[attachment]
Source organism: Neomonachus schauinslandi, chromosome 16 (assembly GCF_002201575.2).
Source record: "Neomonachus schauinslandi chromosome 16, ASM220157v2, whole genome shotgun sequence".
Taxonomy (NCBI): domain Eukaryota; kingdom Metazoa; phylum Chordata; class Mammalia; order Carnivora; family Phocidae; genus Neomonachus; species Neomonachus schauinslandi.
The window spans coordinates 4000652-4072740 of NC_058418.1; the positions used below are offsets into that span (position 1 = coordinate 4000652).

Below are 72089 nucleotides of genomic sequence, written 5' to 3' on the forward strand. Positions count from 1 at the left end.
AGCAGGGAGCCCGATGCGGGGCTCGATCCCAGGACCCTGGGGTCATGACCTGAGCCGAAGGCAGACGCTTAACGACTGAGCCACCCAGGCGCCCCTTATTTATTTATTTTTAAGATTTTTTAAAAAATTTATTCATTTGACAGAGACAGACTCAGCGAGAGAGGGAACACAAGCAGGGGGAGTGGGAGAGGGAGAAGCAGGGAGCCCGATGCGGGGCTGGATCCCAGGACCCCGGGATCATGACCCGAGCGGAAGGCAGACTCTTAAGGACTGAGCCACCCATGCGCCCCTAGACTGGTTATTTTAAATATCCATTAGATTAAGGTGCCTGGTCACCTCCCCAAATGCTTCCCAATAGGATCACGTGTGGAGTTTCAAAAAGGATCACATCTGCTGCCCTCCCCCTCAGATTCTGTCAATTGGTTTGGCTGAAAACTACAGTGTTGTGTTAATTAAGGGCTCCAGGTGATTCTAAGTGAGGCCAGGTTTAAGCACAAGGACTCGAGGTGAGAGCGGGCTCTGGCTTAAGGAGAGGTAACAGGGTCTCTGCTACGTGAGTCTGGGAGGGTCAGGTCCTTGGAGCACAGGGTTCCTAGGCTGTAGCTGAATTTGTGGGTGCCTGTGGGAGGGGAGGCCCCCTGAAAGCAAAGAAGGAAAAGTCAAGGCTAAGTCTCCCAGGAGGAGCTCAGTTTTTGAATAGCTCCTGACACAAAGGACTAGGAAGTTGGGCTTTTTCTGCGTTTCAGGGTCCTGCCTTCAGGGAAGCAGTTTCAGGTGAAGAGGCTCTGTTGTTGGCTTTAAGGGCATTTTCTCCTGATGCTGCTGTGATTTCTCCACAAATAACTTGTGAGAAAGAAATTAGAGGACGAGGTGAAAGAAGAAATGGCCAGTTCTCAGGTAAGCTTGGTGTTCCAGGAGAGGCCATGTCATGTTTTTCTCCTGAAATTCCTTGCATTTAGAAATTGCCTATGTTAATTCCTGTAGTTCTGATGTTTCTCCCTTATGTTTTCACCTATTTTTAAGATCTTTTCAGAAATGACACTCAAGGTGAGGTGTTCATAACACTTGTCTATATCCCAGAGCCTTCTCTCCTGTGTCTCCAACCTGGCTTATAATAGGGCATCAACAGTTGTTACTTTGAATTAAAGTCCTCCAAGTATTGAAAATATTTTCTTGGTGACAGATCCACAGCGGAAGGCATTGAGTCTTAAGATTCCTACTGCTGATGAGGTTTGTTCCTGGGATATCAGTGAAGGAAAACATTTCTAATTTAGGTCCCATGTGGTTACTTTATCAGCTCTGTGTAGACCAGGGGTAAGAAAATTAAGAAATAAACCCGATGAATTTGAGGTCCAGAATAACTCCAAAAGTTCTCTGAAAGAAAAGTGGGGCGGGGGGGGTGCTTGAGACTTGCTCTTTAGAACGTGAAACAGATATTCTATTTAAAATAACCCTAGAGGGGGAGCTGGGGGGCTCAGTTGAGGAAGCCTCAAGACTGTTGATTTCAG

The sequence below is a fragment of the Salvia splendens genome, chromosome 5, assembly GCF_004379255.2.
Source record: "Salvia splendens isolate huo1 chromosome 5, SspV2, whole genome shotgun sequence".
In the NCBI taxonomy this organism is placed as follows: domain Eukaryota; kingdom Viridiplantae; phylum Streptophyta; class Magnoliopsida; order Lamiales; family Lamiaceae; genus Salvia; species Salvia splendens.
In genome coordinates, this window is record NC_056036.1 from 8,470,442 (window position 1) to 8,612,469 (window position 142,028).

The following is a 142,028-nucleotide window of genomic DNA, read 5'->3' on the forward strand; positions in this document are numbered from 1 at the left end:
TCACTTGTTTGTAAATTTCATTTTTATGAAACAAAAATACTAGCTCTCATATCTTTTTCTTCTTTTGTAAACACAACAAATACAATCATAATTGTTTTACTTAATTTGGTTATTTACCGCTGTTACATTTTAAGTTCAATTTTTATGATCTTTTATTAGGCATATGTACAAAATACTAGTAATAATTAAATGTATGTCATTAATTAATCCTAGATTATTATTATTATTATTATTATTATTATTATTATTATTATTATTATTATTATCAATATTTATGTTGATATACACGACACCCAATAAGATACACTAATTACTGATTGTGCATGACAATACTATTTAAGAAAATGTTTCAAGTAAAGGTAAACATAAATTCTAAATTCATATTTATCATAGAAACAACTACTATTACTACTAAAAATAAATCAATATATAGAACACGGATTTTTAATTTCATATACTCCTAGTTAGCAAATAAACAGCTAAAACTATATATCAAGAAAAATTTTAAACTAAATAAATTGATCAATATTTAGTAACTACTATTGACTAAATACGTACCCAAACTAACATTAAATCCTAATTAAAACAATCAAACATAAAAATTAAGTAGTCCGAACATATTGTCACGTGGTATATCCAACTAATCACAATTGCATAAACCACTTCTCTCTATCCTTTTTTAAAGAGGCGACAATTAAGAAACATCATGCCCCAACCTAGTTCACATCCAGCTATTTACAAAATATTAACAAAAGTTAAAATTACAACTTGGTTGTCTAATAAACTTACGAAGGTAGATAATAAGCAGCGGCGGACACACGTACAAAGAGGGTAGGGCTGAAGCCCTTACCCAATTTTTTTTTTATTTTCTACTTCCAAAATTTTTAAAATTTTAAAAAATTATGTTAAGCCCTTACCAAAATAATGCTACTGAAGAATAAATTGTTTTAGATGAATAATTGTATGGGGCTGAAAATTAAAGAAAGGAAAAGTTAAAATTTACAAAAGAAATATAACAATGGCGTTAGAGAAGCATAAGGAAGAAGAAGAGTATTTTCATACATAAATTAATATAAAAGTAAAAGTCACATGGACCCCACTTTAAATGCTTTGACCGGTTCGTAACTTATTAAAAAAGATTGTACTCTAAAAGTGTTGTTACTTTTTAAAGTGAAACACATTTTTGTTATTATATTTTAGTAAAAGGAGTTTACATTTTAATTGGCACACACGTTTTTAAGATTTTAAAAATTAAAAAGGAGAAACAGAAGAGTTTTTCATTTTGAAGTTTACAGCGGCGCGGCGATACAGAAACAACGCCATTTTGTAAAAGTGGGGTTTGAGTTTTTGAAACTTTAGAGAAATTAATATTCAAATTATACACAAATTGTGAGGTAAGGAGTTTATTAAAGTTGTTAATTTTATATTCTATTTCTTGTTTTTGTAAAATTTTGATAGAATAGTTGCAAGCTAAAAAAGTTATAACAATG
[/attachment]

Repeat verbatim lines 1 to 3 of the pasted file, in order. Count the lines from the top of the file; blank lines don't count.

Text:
Source organism: Neomonachus schauinslandi, chromosome 16 (assembly GCF_002201575.2).
Source record: "Neomonachus schauinslandi chromosome 16, ASM220157v2, whole genome shotgun sequence".
Taxonomy (NCBI): domain Eukaryota; kingdom Metazoa; phylum Chordata; class Mammalia; order Carnivora; family Phocidae; genus Neomonachus; species Neomonachus schauinslandi.